It’s now widely acknowledged that last week’s budget hit low-income working families harder than anyone else. While people understandably became enraged at having been duped by a campaign that hung its hat on helping hard-working families, fewer seem as aggrieved by George Osborne’s decision to scrap the automatic entitlement to housing benefit for 18- to 21-year-olds (he suggests, extremely vaguely, that exceptions will be made for “the vulnerable and other hard cases”). The cut has been made to stop kids from leaving school and wilfully embarking on a life of leeching from the state.
I’m exceptionally grateful that George Osborne wasn’t chancellor when I arrived in London at age 15, having run away from a pretty intolerable situation at home. I had no qualifications, a PE bag full of clothes, high hopes of becoming a journalist, and precisely £7.50 to my name. My much older boyfriend allowed me to stay in his flat share while I scrabbled together some cash from any casual work I could find. When we (mercifully) split a little over a year later, and his flatmate moved in her new partner, I had nowhere to go. Even bedsits – costing pennies compared with today’s absurd rents – were so beyond my means that I took a job at a hostess club (a fledgling career that ended abruptly four hours in, when I refused to give an American tourist a handjob) in the hope of making some rent, and very seriously considered work as an escort.
Being away from home and completely skint isn’t a lifestyle choice – it’s hell
Faced with certain homelessness, I managed to get together a flat deposit by taking £585 from an elderly uncle who, not to put too fine a point on it, owed me a debt he could never begin to settle. I went to Westminster housing office (a Tory-run council operating under John Major’s Tory government) and asked for help. After several forms, interviews and a letter from my teenage brother (the council insisted he at least say he’d give me a tenner a week as it was “unbelievable” that anyone could be living on as little money as I genuinely was), they agreed to pay my rent. They didn’t scold me, or treat me like a scrounger, and my age wasn’t a factor in my claim. I found a very modest one-bed flat in the paper, lied to the landlord (no one knowingly took housing benefit tenants then. These days, they represent a great opportunity to double the rent. Right-wingers rarely point the finger at greedy landlords when moaning about the housing-benefit bill, funnily enough), and moved into a pretty dodgy but basically fine part of west London.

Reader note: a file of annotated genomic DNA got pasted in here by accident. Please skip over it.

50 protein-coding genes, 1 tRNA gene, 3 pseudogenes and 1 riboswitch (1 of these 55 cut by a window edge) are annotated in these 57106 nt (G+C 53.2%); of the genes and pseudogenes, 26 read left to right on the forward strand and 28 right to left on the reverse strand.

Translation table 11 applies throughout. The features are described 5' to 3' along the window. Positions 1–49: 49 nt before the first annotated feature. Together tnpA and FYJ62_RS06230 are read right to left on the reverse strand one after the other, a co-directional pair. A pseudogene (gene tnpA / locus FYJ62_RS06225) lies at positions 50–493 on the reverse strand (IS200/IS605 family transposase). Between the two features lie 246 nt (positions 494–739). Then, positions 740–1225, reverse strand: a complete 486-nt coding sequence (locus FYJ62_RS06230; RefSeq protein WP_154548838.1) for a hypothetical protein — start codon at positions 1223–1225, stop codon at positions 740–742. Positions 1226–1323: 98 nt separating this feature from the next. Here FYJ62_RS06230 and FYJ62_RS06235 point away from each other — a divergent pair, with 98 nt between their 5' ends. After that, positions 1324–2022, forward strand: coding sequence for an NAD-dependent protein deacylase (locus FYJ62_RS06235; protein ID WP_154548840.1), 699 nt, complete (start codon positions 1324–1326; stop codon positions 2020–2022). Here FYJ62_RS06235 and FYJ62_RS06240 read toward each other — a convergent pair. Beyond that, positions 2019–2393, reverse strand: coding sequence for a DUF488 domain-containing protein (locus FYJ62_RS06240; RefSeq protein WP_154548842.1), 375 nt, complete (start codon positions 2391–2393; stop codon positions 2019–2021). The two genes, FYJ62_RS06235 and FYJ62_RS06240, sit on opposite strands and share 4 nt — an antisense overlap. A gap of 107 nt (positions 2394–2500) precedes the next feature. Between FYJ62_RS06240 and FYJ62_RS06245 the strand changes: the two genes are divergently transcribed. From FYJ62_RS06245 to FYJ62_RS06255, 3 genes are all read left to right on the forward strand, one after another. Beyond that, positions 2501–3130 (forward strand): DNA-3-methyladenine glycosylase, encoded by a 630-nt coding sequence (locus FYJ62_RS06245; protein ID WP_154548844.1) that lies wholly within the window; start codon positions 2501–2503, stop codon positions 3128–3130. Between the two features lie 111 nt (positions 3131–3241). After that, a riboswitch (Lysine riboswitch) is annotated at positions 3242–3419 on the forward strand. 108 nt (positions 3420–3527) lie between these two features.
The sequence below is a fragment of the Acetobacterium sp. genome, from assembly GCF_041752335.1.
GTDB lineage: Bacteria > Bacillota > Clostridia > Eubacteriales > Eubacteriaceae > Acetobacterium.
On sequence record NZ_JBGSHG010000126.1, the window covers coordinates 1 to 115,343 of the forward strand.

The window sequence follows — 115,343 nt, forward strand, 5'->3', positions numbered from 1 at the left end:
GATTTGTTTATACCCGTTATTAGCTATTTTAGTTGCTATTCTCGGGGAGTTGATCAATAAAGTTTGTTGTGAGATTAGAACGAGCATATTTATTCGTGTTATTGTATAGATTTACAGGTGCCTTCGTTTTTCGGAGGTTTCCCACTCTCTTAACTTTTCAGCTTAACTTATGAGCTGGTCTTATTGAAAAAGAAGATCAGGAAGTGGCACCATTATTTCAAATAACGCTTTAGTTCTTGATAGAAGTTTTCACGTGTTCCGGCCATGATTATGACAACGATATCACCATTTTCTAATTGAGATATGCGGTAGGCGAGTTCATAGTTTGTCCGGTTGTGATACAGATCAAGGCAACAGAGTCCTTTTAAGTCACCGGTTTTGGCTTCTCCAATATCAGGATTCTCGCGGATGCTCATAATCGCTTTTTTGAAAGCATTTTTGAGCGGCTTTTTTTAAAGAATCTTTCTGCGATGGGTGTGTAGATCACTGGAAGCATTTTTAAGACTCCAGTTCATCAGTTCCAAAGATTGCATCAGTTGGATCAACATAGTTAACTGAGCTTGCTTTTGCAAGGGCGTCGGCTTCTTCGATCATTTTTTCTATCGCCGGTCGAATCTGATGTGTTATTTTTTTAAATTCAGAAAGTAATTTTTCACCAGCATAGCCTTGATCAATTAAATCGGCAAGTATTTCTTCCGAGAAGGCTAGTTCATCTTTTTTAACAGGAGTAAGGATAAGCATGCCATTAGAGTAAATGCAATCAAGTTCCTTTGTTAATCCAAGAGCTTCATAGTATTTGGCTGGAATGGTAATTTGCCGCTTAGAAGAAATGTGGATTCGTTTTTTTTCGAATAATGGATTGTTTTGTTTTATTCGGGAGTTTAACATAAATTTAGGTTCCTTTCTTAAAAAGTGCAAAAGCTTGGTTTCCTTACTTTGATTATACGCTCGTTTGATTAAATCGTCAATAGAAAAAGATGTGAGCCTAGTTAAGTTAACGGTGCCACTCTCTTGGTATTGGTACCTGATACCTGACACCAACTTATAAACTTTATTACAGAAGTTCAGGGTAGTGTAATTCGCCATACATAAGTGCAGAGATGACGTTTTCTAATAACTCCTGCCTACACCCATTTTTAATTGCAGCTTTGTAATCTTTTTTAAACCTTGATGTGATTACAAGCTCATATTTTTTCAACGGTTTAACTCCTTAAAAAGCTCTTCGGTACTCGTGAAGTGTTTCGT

I pick up the tabloids in 2015 and read fantasy descriptions of life on benefits by people who’ve clearly never had to rely on them. So, let me paint a picture of a fairly moderate case: I would go to the supermarket once a week and buy one bag of pasta, a bag of potatoes, some butter and value cheddar, then spend the rest of the week alternating between cheesy mash and plain spaghetti. I walked everywhere, always, unable to afford travel cards. My electricity ran on a key meter that constantly ran out, and I had no phone. The prostitutes next door, their revolting clients and harassing, intimidating pimp kept me awake at night and, for well over a month, I had to sleep with a duvet in an empty bath because my mattress and the entire building was infested with cockroaches. I’m very aware that my life on housing benefit sounds like some cliché Channel 5 documentary, but it’s also true that I was lucky, because I had a locked front door and a roof between London and me. And, crucially, I was allowed to seek work (this is another misconception about housing benefit – most claimants do work, they just don’t earn enough money to pay for Britain’s insanely unaffordable housing), taking up magazine work-experience gigs, babysitting and make-up assisting jobs. I acquired monetisable skills, made life-saving contacts, formed a career plan and planned my earliest-possible escape route.